By Lisa Foderaro
One of the strangest monuments to Hurricane Sandy’s lethal power is an ever-growing mound in Cunningham Park in Queens, an unwieldy heap of tree trunks, splintered limbs and leafy branches.
“Sandy was a very, very powerful event, more powerful than we’re used to experiencing, and our trees were really whacked.”
Next to it rises an even larger pile, about 25 feet high, representing the fate of all the fallen oaks, silver maples and London plane trees: wood chips.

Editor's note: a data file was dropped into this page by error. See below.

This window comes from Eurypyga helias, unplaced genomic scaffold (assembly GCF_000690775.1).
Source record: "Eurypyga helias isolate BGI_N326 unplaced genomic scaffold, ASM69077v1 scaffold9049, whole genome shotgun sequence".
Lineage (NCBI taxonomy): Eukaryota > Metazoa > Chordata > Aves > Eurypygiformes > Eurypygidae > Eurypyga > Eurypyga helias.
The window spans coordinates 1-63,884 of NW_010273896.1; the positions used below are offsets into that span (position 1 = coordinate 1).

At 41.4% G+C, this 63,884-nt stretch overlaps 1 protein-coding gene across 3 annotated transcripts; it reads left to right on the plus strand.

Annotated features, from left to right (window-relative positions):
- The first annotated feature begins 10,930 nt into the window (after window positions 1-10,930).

As the city continues to right itself from the storm, the toll on the natural landscape is coming into clearer focus. Perhaps not surprisingly, it turns out that the storm struck the city’s trees like a chain saw onmethamphetamines, toppling more than 8,000 street trees and destroying thousands more in parks and woodlands.
That is twice the number of trees that came down last year during Tropical Storm Irene and triple the loss from a tornado the year before that.
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